The ‘Needs to Know’
Distance: Section 6 runs between Sibbertoft & Braybrooke, a distance of approximately 7 miles (11.6 km). Our walkers on this section were Ann, Alison & Helen
Time to walk: Approximately 2.5 hours on 1st November 2020. We had a quick pit stop for our coffee & sandwich, as there wasn’t really anywhere to stop. We could have diverted to the café near Waterloo Cottage in Great Oxendon, but we were nearly at Braybrooke at that point including a picnic lunch
Difficulty: This section was fairly flat with only one climb up to East Farndon. It’s mainly fields with a brief woodland section
Parking: We parked by the church in Sibbertoft. Luckily one of our group lives in Braybrooke, so there was a nice cup of tea & a slice of cake at the end.
Public toilets: Public houses in Sibbertoft
Map of Section 6:
We used Landranger Ordinance survey maps 140, 141, 151 and 152
1. With the church on your left, walk along the road heading out of the village. Just after you leave the village there is a sign on the right hand side of the road – take this…
2. You cross through a couple of fields, which is straightforward. You can always make out the next marker in the corners ahead….
3. You are aiming for a wooded area, which we thought might be called Clipston Copse, but wasn’t named on our map. It was a little confusing when we got there as to the right way to go, but the map helped & using some common sense to see where people had walked!
4. We followed a path alongside a wooded section until it eventually passed through the wood itself…
5. Pass through the wood & into the next field. Keep going straight until you reach a small road. The path continues on the other side of the road heading off diagonally slightly to your right. The route is easy to follow with regular signs & passes through several fields & over styles. Marston Trussell is always on your left as you climb diagonally towards East Farndon…
6. If you zoom in below you can just make out Marston Trussell in the distance…
7. We climb the small hill ahead to reach East Farndon. The views are lovely from the top…
8. East Farndon can be seen in the distance. To the right of here are the fields where the Battle of Naseby was fought on 14th June 1645 as part of the English Civil War. As you enter East Farndon you will see a sign pointing you towards Prince Rupert’s Viewpoint. This is the vantage point taken up by Royalist commander prior to the battle. We didn’t make the detour today, as we are all very local to this part of the Jurassic Way.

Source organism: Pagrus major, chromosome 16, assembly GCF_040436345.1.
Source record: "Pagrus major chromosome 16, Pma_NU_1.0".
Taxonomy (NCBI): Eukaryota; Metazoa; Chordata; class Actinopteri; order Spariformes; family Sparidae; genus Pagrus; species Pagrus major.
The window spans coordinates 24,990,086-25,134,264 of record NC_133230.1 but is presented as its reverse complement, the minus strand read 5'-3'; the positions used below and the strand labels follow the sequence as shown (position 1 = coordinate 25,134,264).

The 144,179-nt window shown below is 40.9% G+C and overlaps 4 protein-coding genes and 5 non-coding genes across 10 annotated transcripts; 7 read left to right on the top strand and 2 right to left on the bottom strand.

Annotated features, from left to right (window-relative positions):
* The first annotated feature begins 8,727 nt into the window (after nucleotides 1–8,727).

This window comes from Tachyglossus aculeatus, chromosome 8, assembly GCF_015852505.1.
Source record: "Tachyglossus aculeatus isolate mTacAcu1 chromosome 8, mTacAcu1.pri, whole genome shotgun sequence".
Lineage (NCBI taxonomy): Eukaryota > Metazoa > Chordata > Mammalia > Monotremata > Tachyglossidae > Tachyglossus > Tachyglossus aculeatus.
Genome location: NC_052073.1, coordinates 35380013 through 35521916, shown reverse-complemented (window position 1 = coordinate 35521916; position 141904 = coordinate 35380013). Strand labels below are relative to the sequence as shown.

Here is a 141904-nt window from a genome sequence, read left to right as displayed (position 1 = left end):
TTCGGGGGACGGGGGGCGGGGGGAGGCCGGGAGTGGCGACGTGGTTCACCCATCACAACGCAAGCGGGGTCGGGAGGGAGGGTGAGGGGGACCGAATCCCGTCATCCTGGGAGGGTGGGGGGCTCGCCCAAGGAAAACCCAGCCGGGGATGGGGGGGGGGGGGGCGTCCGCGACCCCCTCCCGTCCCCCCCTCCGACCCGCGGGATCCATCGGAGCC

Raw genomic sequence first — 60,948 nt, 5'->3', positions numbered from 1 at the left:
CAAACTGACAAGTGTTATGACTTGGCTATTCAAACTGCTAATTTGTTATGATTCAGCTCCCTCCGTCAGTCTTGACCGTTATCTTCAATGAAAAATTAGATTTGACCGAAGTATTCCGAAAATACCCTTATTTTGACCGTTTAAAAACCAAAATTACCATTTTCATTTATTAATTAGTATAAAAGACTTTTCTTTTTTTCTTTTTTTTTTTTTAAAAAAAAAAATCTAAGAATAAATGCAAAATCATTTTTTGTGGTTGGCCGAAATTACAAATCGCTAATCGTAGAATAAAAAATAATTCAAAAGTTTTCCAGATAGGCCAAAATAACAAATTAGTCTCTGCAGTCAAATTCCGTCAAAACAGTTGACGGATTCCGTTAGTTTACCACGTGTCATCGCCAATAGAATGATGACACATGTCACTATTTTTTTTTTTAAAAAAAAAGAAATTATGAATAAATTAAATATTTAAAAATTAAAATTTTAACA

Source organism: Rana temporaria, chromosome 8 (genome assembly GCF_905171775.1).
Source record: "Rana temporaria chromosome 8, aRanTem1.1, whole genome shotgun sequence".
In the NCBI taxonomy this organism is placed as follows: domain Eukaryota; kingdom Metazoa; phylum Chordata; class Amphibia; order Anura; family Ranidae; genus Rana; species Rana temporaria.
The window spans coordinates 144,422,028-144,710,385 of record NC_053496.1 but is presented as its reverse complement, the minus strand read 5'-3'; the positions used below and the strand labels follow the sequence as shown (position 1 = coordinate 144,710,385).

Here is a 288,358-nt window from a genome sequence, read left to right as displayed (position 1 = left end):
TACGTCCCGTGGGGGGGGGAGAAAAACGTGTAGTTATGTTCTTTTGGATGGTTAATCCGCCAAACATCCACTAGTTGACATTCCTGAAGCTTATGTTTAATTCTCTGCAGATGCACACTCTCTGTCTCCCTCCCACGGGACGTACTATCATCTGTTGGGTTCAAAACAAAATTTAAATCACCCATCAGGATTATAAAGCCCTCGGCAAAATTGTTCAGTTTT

We climb a decent hill, past some cows that paid us no attention & arrive at the sign below, which was pretty confusing. If I were you, I would ignore it & head towards the church; there is a path through the houses that take you to the main road through the village….
9. Turn around and enjoy the view!
As you come into East Farndon, head for the church. The path goes through the churchyard
10. We spent a little time exploring the old gravestones, which were beautifully preserved…
11. The path continues through the far side of the churchyard, crosses a small section of field & then joins the road. The road forks here with one fork heading to Clipston & Rupert’s Viewpoint & the other towards Great Oxendon
We need the left fork. The path follows the road for a few miles going through Little Oxendon, which we recognise only as a farm & large white farm house on the left of the road
At this point you could detour left & explore the earthworks of the abandoned medieval village of Little Oxendon, but we pressed on
As you come into Great Oxedon look out for the sign below that takes you round the outside of the village
12. As you pass through the field above you can see Great Oxendon church to your left. We wonder why it is set apart from the village…
13. The path leading towards the A508 is easy to follow & you soon emerge opposite the The George pub / restaurant , which does do delicious food, if you fancied a stop
We need the path to the left of the pub…
14. The path continues past the house with the name Tunnels End towards Waterloo Cottage complete with Mongolian camping yurts & rather large bulls – we didn’t get that close!
15. The path was easy to follow as it crosses over the Brampton Valley Way & continues towards Braybrooke. You go through a short wooded areas. As you leave the Brampton Valley Way behind you, you enter a field. The path lies in the top left hand corner & now joins with the Midshires Way.,,
16. We pass through Waterloo Lodge below & ahead across the ploughed field in the distance…
The path is straight, although there were diversions in place around crops when we passed through. The path eventually joins a track as you approach Braybrooke. The rain was starting to come in, but we still just see the village of Braybrooke below…
17. On the outskirts of Braybrooke there is a sign for the three major long distance paths that cross our county….
18. Turn right at the bottom of the track & follow it into the village. It was October when we completed this section. Not sure if the pumpkin is sad or cute!
We ended this section by the church. Tea & cake were calling!
So that’s it, another section completed. Well done ladies…